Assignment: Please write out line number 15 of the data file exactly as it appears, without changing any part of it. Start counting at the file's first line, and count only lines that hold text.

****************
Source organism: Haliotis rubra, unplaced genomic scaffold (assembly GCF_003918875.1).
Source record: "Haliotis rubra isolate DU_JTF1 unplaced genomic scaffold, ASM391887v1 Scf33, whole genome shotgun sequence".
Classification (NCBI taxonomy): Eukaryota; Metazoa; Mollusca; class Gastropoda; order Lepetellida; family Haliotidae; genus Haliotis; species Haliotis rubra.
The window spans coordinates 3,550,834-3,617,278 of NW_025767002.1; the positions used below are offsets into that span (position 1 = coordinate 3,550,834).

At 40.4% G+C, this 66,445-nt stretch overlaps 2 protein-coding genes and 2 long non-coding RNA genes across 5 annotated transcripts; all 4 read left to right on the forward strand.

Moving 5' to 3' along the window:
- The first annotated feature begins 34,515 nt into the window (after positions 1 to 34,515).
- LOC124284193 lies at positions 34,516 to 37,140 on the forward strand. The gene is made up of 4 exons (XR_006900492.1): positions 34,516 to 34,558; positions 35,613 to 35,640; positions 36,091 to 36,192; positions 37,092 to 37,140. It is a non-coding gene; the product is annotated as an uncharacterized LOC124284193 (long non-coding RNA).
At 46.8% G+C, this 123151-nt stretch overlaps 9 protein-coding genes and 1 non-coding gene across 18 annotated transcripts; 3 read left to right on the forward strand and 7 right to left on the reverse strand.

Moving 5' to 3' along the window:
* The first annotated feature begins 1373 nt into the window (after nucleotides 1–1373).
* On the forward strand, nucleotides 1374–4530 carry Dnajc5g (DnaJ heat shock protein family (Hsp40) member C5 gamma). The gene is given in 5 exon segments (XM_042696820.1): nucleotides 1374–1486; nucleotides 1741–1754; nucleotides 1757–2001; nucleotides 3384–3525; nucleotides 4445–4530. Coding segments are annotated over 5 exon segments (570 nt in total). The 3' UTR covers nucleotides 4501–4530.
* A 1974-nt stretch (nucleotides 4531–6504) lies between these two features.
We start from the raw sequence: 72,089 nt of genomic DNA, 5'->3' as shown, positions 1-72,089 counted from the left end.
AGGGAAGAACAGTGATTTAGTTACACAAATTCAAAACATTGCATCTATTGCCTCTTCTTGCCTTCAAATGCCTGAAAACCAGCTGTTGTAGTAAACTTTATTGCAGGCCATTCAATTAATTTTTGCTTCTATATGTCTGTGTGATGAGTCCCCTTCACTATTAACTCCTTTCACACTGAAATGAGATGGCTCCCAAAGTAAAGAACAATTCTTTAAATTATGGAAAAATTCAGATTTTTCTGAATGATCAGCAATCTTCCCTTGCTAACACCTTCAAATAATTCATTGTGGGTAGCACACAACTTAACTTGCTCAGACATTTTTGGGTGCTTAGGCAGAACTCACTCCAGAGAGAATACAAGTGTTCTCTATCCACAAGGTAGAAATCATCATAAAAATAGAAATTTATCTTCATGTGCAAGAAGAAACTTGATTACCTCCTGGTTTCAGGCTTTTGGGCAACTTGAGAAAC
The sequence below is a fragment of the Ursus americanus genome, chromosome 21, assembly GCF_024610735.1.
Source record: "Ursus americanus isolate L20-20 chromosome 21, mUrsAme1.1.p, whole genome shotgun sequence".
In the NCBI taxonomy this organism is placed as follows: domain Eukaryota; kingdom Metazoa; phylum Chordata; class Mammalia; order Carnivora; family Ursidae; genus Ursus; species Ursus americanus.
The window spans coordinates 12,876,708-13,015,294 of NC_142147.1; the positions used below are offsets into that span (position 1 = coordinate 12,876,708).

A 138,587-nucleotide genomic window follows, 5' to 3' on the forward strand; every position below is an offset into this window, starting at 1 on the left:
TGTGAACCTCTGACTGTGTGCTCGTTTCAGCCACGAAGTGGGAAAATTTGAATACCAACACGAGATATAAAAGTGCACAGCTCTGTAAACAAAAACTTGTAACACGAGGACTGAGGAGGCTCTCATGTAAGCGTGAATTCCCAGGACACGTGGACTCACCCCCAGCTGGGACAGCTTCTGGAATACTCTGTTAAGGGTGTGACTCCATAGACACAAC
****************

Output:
AGGGAAGAACAGTGATTTAGTTACACAAATTCAAAACATTGCATCTATTGCCTCTTCTTGCCTTCAAATGCCTGAAAACCAGCTGTTGTAGTAAACTTTATTGCAGGCCATTCAATTAATTTTTGCTTCTATATGTCTGTGTGATGAGTCCCCTTCACTATTAACTCCTTTCACACTGAAATGAGATGGCTCCCAAAGTAAAGAACAATTCTTTAAATTATGGAAAAATTCAGATTTTTCTGAATGATCAGCAATCTTCCCTTGCTAACACCTTCAAATAATTCATTGTGGGTAGCACACAACTTAACTTGCTCAGACATTTTTGGGTGCTTAGGCAGAACTCACTCCAGAGAGAATACAAGTGTTCTCTATCCACAAGGTAGAAATCATCATAAAAATAGAAATTTATCTTCATGTGCAAGAAGAAACTTGATTACCTCCTGGTTTCAGGCTTTTGGGCAACTTGAGAAAC